Johnson & Johnson vaccine pause may cause future stigmas

Lifting the pause on the Johnson & Johnson vaccines has caused differing viewpoints, but the restart of vaccinations may cause people to be concerned about future vaccine safety. 


On April 13, the FDA and CDC paused the distribution of the J&J vaccine because of fear of more blood clots in those vaccinated with it, according to the Washington Post. A little over a week later, the pause was lifted — adults can be vaccinated again with the single shot.


Although the pause was short, Director of Health Services Riane Greenwalt said putting the J&J vaccine on hold was probably the right decision. 


“I think there have been seven adverse events that happened with the J&J vaccine. In relationship to the 7 million vaccines that have been given, it seems like a very small percentage unless you’re one of those seven. Since it was such a serious adverse event, I think they were right to put in a pause,” Greenwalt said. 


Senior nursing student Jordan Wesley, of Edwardsville, said although there were some people experiencing blood clots, the pause may have been done too quickly.


“I think they were being overly cautious because it was so rare. I’m sure they didn’t really know if it was the vaccine that caused it,” Wesley said. “I understand why they paused, it because they didn’t want a high spike of people with blood clots from their vaccine.”


Wesley, who has a peanut allergy, said her doctor advised her not to get the vaccine right now, but she said she wants people to continue getting the vaccine.


“I learned about vaccines a few semesters ago and I think a lot of people [are] strictly uneducated and don’t actually know how vaccines work,” Wesley said. “From a standpoint of how I know how they work, it doesn’t scare me.” 


First-year pharmacy student Gabe Comonal, of Romeoville, Illinois, said he is afraid with the J&J vaccine having the pause, there will be more people who fall into the anti-vaccine crowd.


“They are looking to say, ‘We don’t trust vaccines and this is a reason why you shouldn’t too.’ It’s completely detrimental to the whole fight against COVID-19,” Comonal said.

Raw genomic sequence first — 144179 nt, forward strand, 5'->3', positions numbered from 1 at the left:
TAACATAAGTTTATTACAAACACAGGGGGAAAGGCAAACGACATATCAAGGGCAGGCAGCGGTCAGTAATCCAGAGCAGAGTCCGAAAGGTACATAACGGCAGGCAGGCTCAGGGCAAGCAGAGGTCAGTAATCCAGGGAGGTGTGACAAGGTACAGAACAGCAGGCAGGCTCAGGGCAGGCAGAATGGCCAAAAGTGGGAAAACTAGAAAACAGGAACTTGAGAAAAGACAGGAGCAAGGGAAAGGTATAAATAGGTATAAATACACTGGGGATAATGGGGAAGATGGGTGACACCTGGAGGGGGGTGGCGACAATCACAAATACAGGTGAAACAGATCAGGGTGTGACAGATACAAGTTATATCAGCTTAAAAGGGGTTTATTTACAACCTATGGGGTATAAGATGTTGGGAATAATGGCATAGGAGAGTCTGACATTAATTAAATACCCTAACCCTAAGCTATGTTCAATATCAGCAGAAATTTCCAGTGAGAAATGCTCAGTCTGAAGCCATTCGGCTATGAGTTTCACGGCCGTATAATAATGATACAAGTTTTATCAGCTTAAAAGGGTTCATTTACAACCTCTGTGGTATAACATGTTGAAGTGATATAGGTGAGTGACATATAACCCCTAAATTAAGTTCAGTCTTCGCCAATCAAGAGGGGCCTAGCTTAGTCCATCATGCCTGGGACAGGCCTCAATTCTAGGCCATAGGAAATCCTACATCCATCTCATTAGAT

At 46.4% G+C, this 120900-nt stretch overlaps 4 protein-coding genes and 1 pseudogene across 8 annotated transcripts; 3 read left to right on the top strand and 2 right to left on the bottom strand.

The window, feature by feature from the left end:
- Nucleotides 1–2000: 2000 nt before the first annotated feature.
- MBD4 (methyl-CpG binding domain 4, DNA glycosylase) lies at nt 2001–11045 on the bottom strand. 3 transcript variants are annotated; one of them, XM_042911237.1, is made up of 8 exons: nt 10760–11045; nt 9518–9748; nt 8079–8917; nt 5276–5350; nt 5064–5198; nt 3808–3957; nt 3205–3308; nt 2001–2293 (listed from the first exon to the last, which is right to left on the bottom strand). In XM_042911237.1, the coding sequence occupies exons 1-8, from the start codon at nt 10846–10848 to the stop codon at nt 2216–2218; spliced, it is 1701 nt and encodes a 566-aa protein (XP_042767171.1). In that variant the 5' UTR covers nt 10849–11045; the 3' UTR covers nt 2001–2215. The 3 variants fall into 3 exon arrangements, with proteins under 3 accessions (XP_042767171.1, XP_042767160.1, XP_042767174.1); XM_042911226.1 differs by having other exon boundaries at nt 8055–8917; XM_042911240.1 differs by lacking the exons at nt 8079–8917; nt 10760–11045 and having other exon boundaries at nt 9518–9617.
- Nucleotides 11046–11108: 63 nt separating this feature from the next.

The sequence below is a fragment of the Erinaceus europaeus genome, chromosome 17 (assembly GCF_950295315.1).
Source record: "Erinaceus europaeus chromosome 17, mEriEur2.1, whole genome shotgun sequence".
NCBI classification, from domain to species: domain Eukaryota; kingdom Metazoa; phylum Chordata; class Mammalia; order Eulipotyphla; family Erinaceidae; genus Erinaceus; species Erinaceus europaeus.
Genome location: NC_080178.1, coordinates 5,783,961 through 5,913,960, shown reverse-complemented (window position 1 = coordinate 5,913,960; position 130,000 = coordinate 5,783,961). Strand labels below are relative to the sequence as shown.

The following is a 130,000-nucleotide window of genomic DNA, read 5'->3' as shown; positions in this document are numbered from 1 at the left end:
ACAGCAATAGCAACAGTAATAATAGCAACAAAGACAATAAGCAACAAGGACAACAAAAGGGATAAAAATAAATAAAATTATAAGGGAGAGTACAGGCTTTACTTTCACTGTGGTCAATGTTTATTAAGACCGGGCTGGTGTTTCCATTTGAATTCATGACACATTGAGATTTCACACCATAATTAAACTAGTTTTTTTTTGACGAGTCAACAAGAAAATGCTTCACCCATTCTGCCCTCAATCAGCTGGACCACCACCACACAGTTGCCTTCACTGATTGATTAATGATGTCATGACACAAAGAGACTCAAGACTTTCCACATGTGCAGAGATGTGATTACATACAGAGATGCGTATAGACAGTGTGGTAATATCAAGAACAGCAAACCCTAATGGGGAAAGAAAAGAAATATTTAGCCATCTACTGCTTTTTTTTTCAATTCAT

Medical News Today said the second fastest vaccine to be developed was the mumps vaccine, which took four years. Comonal said because of the quick turnaround for the COVID-19 vaccine, many people who haven’t been vaccinated are questioning whether the vaccine was rushed. 


“Normally it takes years and years to get them into widespread public use. [The CDC] wants to make sure of the efficacy and safety … and make sure no one is suffering side effects, like blood clots. I believe the people who were on the fence initially are more likely to wait for more people to get it and see how they fare in everyday life,” Comonal said.


With a lot of information out about the COVID-19 vaccine, Greenwalt said everyone should speak with a healthcare provider before deciding what is best for them.


“If you look at Moderna, Pfizer and even the J&J vaccine before the pause – they have had a positive impact on the disease,” Greenwalt said. “I would encourage anyone that is on the fence to number one, either talk to their pharmacists, or talk to their physician about their concerns so they can be addressed individually. I don’t think there is a standard concern.”


SIUE originally planned on using the J&J vaccine at the Student Fitness Center vaccine clinic, but Greenwalt said they switched the vaccine because of the pause.


“Once there was the pause put in, we pivoted to the Pfizer vaccine,” Greenwalt said. “[Madison County] had plenty of Pfizer vaccines available in order to do that.”


For more vaccine information, visit the CDC’s website or Madison County Health Department’s website.

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